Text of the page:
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Saturday Is Judgment Day

The opinions expressed by columnists are their own and do not necessarily represent the views of
Saturday's GOP primary in South Carolina will effectively end the quests of at least two candidates still in the contest for president, but it may also put the brakes on one or two others. The likeliest victims on Saturday are John Kasich and Jeb Bush. If Bush comes in near the bottom, as polls suggest, he's done. Kasich really can't hold on after South Carolina and would be wise to return home to do the good job he's been doing in Ohio. But Donald Trump also faces challenges Saturday. If he fails to come in a very strong first, his claim to front-runner status begins to weaken.

Who would benefit most from Trump's slip? The conventional answer is Ted Cruz, but I think that's wrong. Cruz may well overcome Trump in South Carolina, as he did in Iowa, but his room to grow isn't nearly as great as Marco Rubio's. Cruz has a strong claim to the conservative base of the party, but once South Carolina is behind us, he's got to appeal to more mainstream voters.

Trump's edge with voters is based on his style, celebrity and starkly nativist and protectionist positions. Cruz can compete with Trump on some issues -- notably immigration, where he, too, promises to deport 11 million illegal immigrants. But he'll never win over those attracted by Trump's braggadocio and downright crudeness. He's too cerebral. And he's unlikely to out-protectionist Trump either. Does anyone really imagine Cruz threatening to slap on tariffs and launch trade wars with our biggest trading partners? If Cruz comes in either first or second, he stays in and has to fight a two-way battle, trying to both woo Trump's defectors and squash Rubio.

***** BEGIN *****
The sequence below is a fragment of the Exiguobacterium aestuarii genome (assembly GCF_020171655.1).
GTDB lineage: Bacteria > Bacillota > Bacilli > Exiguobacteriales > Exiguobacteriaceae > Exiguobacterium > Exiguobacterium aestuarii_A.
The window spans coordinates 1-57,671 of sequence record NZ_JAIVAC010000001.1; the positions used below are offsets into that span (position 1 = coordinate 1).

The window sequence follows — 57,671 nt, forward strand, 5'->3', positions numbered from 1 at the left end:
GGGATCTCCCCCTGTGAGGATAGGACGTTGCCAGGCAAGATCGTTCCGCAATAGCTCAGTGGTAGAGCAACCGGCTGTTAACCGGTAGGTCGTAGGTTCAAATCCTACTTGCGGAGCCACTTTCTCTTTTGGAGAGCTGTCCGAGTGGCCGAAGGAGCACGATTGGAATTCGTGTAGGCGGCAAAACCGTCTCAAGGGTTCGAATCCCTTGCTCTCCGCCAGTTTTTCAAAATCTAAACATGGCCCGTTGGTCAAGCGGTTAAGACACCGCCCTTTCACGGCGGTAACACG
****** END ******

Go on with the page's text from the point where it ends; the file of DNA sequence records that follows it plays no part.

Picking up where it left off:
Assuming Marco Rubio comes in a strong third, he's got a leg up on Cruz. He'll take the lion's share of Bush's and Kasich's supporters going forward, and he can then challenge Cruz for the role of alternative to Trump. The two men will likely continue to bicker over immigration. That's a fool's errand. Voters get lost in the wonkish debate over "poison pill" amendments and Senate bills. On the immigration front, Cruz would be better off challenging Trump.


Cruz has successfully exposed Trump on the latter's pro-abortion history, his support for seizing private property under eminent domain for private gain, and his long-standing support for Democrat candidates, including Hillary Clinton. It's time Cruz does the same on Trump's immigration hypocrisy. Trump, after all, has a well-documented history of defying federal law and employing illegal immigrants. He's been sued for hiring some 200 illegal Polish workers in his Trump Tower project, who allegedly were threatened with deportation if they didn't work 12-hour days, seven days a week to meet Trump's schedule. And Trump's current project at the Old Post Office in Washington, D.C., according to interviews by The Washington Post, employs many illegal immigrants.

After Saturday, the likeliest scenario is that three men are left standing: Trump, Cruz and Rubio. If Rubio doesn't emerge a strong third and is heaped in with Bush and Kasich, he will probably end up struggling to stay in the race, too. The also-rans can limp along a bit longer if they have money in the bank, as Bush does. But they don't advance their own chances, and they make it harder for the party to win in November.

Until a truly viable alternative to Trump emerges, the Republican Party can write off regaining the White House on Election Day; and it jeopardizes its chances of holding the Senate as well. Saturday's results could winnow the field. But if this election stays a four- or five-man race any longer, we'll see a repeat of 2012. Democrats will unite around either Clinton or Sanders when the primaries are over. But Republicans could well see themselves so fractured and embittered from the primaries and the debates that they cannot recover.


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